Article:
In Houston, Optimism Abounds for Better Mobility - TransitCenter
Governance Policy
February 29, 2016
In Houston, Optimism Abounds for Better Mobility

Now that TransitCenter has begun accepting applications for the 2017 grant cycle, we are proud to showcase on the blog some of last year’s grantees and their great work. Following our recent interviews with TransForm and the MARTA Army, our feature today is from Clarence Eckerson, the founder of Streetfilms. Clarence received a TransitCenter grant to produce a set of films about the most pressing challenges facing transit agencies across the country. He recently visited Houston to document the city’s bus network redesign, and recounts the highlights of his trip in the article below. The piece originally appeared on the Streetfilms website, and Clarence generously agreed to let TransitCenter republish it here. It has been edited lightly for clarity.

Last week found me in Houston. And for a few hours (see above) I got to go explore its expansive bayou greenway system—which by 2020 will be the largest network of trails and parks in the nation. That may shock you about Houston; it’s great trivia to pull out in a room with transportation friends.

But the primary reason I was there was to look at the ambitious realignment of Houston METRO’s bus system, a complex multi-year project to make buses run more efficiently, faster, more frequently, and with routes that make more sense for the city. It’s already reaping great rewards and sweeping the nation with ample positive press, so we thought it would make a great Streetfilm. Thus, thanks to our funding partners TransitCenter, in a few weeks we’ll be posting a film to tell the story.


This photo is me with Janis “Bus Lady” Scott who is just one of the great folks I got to spend time with on the streets of Houston riding transit. I think Janis just might be Jane Jacobs reincarnated. She was so charming I might post a bonus Streetfilm segment just on her after finishing our primary feature on METRO. (Editor’s note: here is a link to the segment.)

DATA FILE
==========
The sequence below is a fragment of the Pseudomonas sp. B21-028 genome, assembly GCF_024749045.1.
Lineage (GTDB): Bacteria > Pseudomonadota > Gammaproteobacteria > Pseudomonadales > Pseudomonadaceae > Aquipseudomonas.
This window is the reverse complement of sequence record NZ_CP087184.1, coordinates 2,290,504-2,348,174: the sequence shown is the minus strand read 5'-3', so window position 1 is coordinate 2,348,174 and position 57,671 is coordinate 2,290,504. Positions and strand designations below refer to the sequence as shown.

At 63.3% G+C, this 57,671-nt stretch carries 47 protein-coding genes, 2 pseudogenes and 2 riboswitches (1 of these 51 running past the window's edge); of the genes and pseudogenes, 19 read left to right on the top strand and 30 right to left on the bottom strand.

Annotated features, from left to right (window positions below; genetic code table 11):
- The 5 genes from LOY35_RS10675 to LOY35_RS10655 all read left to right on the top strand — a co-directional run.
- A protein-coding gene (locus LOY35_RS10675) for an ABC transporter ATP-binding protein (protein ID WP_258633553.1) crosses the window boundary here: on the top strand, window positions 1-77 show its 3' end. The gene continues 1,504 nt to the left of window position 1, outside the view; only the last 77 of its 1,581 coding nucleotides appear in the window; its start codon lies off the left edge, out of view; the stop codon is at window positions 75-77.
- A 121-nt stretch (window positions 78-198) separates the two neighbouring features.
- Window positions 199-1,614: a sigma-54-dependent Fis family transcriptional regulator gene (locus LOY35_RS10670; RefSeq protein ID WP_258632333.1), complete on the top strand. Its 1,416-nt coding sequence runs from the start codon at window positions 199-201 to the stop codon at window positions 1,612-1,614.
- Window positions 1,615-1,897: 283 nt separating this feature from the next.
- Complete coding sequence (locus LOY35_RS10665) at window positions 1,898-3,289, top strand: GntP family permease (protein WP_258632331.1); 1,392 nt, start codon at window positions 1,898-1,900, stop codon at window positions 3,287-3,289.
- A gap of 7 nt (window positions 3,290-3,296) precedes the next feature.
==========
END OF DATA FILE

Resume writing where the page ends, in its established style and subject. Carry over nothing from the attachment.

I also got to do one of the more amazing things I have ever been allowed: I rode in an empty bus around downtown Houston just to get some driving shots after interviewing Cara (below), an energetic bus driver at METRO who helped out planning some of the new routes. You’ll meet her, the “Bus Lady,” and many others in our film.


While I was there, I was a guest speaker at Houston Tomorrow‘s Streetfilms screening at the Rice University Media Center. It’s always nice to see our films playing up on a handsome big screen with lots of folks. Furthermore, I was very excited since Jay Blazek Crossley, Houston Tomorrow’s executive director, chose a great slate of Streetfilms mostly pulled from this blog post, which I’ve been cajoling communities to play. You should—after all, they are free to screen.

Of course even with the great bayou greenways project and the new bus system alignment, Houston still has an enormous challenge rejecting its asphalt culture (see above a short montage of traffic on Interstate 69). In Houston I saw ample examples of how car culture can destroy cities and eat up space to make places inhospitable to live. I took this crazy photo of a Chase drive-through ATM which sports 14 lanes (only seven are shown in this photo). Yes, fourteen!  Although many of the lanes now appear closed off, I ask: When was this ever OK in any place, in any era? When I first saw this structure I thought it was a downtown toll booth with a secret entrance to an underground Houston road!


And of course, Houston has a huge number of parking craters and it’s easy to see why the city was a strong contender in Streetsblog’s parking craters competition. There are lots of lanes of highways, everywhere.

However, optimism abounds as new Mayor Sylvester Turner has been capturing the attention of the transportation world saying Houston needs to fund transportation options that don’t involve building more space for cars. In his recent comments he suggested that Houston needs “a paradigm shift” when it comes to transportation.

Finally, I’ll end on this note: When you’re in a new city, sometimes you see things that are cool that local residents may shrug at. Here’s another first for me: the photo below shows what Houston has done at intersections where streets cross light rail lines. Yes, they put red boxes around the stoplights. I guess this is a red light on steroids?


Of course that makes me fond of my first trip to Houston a few years ago, where on a hot summer night I spent some time admiring the fountains and art that surround the Main Street Square transit stop and turned it into the shortie below. Yeah, I am a transportation geek at heart.

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